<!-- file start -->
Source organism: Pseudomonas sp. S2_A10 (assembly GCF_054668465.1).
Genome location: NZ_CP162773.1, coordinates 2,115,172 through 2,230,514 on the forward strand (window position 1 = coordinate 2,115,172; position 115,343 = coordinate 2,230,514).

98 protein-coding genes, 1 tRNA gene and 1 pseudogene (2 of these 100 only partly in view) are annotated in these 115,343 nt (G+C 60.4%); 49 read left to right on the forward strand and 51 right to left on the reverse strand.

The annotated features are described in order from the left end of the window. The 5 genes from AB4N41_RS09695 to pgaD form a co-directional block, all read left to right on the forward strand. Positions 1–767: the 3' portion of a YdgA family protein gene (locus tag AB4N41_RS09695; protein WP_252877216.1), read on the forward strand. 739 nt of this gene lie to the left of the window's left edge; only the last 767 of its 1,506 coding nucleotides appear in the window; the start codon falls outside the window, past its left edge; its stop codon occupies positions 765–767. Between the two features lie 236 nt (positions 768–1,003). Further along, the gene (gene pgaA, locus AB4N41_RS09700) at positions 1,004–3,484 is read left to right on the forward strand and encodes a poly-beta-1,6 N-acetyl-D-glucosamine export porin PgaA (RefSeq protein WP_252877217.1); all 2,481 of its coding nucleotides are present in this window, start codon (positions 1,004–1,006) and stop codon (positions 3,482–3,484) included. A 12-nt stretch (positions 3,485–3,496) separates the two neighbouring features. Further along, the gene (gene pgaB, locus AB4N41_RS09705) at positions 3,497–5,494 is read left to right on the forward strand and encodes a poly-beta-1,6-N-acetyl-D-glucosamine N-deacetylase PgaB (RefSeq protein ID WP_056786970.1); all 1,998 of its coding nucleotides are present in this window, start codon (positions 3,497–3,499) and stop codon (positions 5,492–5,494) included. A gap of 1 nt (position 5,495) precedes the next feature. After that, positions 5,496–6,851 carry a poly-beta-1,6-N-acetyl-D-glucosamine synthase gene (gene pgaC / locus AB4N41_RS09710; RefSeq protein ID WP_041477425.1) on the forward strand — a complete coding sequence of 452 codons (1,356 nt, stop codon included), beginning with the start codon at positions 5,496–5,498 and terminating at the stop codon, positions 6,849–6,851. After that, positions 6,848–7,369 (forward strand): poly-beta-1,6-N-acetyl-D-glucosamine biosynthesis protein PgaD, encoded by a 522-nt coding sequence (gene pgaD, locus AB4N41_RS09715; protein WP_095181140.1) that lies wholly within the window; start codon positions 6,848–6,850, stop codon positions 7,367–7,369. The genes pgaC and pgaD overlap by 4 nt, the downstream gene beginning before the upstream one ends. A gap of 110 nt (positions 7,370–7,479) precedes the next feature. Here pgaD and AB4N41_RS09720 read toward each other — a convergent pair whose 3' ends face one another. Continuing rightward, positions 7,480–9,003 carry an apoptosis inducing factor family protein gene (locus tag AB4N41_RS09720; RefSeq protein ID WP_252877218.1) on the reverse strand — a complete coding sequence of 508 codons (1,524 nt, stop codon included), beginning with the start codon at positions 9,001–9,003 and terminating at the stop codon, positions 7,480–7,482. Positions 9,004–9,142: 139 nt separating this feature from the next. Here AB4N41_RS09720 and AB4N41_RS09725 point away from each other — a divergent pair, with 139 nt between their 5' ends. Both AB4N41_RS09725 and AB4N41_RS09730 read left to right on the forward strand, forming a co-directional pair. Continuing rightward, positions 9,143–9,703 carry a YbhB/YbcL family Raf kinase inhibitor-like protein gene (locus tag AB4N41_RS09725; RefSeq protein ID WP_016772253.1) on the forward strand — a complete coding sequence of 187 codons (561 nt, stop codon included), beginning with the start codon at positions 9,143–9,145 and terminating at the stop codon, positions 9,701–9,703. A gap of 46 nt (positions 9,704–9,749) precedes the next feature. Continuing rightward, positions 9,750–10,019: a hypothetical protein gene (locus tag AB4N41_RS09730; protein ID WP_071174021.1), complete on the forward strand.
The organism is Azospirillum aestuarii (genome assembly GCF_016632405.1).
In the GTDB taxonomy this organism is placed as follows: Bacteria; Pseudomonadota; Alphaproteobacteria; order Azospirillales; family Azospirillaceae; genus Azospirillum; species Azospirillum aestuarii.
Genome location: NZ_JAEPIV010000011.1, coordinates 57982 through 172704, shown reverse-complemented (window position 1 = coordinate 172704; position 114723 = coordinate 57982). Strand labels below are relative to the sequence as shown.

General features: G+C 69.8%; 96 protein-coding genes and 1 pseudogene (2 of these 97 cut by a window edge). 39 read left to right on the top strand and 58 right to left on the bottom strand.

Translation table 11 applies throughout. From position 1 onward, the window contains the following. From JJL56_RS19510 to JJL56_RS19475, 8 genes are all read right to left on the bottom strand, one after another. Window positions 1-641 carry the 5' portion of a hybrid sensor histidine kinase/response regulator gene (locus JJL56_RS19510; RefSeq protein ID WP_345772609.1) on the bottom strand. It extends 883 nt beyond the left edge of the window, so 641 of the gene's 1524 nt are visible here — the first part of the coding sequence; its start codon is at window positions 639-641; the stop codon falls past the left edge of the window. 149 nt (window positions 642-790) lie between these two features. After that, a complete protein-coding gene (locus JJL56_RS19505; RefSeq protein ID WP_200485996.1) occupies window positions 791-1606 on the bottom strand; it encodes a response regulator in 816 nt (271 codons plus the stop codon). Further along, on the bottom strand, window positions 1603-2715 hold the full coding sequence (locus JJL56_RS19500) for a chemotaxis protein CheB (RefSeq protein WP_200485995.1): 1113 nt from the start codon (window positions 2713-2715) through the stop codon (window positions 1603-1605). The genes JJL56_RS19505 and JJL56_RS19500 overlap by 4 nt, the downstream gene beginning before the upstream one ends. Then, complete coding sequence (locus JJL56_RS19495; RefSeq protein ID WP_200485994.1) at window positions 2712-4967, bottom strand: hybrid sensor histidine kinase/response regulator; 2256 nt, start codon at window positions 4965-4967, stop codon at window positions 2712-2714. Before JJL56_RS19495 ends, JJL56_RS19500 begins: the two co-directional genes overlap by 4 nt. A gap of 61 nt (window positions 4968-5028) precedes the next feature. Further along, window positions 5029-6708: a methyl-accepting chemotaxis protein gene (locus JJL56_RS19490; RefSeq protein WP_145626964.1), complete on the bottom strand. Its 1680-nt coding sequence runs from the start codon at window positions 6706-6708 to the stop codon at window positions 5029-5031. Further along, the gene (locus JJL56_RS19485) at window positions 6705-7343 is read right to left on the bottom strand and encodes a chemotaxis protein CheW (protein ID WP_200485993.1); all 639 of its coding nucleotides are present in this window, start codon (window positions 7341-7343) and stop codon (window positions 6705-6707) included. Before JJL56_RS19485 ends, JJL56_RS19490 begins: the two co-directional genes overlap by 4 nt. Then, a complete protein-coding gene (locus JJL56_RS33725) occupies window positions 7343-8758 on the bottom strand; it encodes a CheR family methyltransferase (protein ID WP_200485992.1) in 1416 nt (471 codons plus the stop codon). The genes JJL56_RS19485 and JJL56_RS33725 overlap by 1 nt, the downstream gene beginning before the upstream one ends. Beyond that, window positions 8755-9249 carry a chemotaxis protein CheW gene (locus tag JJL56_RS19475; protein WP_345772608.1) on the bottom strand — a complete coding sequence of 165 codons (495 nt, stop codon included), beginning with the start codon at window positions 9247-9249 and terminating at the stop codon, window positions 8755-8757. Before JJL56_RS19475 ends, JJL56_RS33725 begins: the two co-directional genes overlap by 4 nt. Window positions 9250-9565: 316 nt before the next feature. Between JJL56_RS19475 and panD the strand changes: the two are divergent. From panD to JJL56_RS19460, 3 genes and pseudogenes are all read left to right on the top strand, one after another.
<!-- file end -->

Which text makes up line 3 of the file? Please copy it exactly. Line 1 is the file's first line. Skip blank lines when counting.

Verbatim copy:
98 protein-coding genes, 1 tRNA gene and 1 pseudogene (2 of these 100 only partly in view) are annotated in these 115,343 nt (G+C 60.4%); 49 read left to right on the forward strand and 51 right to left on the reverse strand.